What to see in Mallorca

Author: teclasorg

Download Guide Mallorca:
PDF to print and bind

Mallorca Places And Charm, Spain

Palma de Mallorca

Although the appearance of this city was forever changed by the excessive use of cement at the turn of the century, Palma de Mallorca retains considerable architectural riches, including baroque buildings and gothic churches, such as the city's cathedral also known as La Seu, a symbol of the city built over four centuries, whose interior was remodeled by the great Antoni Gaudí.
In fact, a visit to the interior of this cathedral should most definitely not be missed: the canopy by Antoni Gaudí and the elaborate, light-filtering windows create a spectacular impression. There is a fee to visit the cathedral.

The Palau de l'Almudaina is a fortress that was originally built by the Moors and later converted into a residence for post-Reconquest kings. It is located near the cathedral, and it is closed on Sundays.
Opposite the cathedral, the old Arab quarter is a jumble of alleys and elegant buildings to admire on your way to the Banys Arabs, the Arab baths, one of the few remaining examples of the city's Arab period. The baths were built between the tenth and twelfth century onto earlier Byzantine-Roman structures.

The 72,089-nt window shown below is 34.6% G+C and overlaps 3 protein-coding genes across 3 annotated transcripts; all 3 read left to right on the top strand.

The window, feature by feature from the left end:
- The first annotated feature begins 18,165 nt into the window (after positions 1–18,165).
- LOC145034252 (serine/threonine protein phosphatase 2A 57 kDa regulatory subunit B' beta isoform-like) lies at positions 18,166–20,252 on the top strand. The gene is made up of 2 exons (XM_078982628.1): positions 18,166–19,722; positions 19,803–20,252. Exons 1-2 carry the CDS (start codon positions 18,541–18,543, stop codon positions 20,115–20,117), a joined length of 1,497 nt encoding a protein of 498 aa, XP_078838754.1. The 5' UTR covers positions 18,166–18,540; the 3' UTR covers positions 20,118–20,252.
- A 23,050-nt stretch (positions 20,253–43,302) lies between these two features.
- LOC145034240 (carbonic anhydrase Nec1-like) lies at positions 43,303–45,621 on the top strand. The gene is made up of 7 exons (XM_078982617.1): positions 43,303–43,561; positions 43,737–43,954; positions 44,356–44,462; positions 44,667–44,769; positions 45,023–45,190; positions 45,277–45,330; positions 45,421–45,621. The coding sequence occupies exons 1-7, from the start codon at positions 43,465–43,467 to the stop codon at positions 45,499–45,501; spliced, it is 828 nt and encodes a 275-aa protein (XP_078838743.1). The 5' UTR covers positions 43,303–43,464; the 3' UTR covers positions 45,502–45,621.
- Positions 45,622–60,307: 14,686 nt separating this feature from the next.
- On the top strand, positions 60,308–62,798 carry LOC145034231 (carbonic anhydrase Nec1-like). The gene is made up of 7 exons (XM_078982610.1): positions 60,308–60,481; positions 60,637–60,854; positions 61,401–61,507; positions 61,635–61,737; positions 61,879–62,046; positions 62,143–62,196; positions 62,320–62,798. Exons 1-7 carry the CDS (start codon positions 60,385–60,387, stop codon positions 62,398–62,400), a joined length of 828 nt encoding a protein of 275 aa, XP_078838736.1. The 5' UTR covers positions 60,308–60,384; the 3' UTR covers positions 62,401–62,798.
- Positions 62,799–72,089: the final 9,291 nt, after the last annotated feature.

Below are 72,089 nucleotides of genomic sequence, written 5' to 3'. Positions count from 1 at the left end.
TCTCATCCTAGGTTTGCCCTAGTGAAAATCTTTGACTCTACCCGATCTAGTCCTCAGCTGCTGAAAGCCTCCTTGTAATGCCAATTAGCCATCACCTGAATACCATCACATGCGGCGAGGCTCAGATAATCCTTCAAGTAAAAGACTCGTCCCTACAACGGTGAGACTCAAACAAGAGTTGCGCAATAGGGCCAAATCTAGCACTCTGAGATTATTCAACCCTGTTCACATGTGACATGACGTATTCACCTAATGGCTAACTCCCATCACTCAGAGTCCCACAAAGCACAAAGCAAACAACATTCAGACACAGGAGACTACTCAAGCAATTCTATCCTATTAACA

After taking a break in Plaça Major while enjoying a panoramic view of the city, choose the most deserving Castell de Bellver . Originally built as a royal residence, this castle currently hosts Palma's history museum and the Despuigdi classical sculpture collection. It is one of the few castles in Europe built on a circular plan.
To get to it, there are several bus lines that end at the Joan Miró station (Gomila). By car, follow Calle Camilo José Cela to the parking lot. Open every day (shorter hours on Sundays and holidays).


Add to your or


Search hotels in

When? (optional)